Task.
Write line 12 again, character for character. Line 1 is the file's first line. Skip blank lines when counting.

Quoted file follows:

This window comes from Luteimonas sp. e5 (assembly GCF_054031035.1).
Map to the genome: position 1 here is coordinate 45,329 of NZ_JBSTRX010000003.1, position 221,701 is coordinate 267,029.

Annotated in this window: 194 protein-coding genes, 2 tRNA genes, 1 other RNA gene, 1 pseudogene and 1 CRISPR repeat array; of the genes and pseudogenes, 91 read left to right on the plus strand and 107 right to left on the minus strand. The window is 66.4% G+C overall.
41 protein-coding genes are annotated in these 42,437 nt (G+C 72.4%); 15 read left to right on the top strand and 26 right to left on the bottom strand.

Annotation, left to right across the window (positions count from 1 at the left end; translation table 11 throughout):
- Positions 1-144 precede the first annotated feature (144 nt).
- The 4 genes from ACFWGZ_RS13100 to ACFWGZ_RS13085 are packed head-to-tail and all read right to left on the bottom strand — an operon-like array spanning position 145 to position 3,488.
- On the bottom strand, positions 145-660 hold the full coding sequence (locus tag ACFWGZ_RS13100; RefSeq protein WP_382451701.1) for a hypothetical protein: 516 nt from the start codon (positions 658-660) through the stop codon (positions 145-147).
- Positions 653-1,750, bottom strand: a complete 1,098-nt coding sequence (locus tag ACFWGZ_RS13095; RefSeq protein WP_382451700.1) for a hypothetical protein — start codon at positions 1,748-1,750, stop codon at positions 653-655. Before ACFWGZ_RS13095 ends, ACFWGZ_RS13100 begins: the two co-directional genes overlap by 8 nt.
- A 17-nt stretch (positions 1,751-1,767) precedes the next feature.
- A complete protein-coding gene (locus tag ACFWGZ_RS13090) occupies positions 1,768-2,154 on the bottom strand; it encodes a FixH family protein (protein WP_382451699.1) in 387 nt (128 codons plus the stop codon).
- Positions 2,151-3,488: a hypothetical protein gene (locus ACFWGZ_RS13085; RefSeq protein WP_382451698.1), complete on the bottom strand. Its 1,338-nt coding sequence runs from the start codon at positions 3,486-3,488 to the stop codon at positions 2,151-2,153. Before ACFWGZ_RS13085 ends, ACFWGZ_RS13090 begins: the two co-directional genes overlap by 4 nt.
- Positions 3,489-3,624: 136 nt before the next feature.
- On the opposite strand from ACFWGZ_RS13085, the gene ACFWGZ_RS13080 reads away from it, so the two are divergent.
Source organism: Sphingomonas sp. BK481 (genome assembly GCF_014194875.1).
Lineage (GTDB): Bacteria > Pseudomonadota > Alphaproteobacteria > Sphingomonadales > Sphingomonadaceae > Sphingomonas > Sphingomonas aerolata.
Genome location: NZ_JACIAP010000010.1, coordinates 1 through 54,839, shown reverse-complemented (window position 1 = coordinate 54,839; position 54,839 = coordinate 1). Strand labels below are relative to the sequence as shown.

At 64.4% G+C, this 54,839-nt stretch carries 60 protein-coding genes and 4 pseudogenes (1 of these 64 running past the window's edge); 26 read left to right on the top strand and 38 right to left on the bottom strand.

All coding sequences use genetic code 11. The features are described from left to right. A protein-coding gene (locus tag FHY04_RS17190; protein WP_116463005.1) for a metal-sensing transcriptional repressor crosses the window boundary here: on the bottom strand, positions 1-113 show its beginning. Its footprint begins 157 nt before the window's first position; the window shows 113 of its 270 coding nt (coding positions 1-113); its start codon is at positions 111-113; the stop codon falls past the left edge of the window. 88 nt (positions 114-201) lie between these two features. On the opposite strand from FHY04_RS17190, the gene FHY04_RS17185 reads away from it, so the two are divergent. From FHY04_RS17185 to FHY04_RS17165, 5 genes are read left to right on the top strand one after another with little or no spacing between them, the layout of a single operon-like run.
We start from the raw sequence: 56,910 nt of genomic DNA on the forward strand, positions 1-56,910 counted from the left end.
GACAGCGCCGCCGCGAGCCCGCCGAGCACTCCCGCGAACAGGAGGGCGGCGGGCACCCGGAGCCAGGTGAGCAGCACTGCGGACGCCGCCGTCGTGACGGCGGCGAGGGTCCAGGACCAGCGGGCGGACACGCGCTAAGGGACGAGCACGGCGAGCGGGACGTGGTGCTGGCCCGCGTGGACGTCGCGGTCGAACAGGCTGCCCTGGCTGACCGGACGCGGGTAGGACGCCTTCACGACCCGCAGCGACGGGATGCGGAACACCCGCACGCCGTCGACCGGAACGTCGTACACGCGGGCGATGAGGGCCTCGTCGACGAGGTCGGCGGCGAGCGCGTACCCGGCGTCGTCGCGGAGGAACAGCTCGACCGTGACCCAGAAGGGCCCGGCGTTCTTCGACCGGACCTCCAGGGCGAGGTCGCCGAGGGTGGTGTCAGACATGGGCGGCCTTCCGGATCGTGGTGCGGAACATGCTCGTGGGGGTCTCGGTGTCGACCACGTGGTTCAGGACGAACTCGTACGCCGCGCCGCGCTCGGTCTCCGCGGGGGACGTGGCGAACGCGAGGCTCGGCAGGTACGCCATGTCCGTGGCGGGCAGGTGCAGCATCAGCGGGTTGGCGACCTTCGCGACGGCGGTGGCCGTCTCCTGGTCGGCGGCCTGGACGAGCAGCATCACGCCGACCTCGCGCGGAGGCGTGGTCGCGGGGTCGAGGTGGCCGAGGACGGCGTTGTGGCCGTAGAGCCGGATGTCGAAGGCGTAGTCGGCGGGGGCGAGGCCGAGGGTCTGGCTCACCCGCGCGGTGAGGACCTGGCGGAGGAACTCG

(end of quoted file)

- Positions 2,151-3,488: a hypothetical protein gene (locus ACFWGZ_RS13085; RefSeq protein WP_382451698.1), complete on the bottom strand. Its 1,338-nt coding sequence runs from the start codon at positions 3,486-3,488 to the stop codon at positions 2,151-2,153. Before ACFWGZ_RS13085 ends, ACFWGZ_RS13090 begins: the two co-directional genes overlap by 4 nt.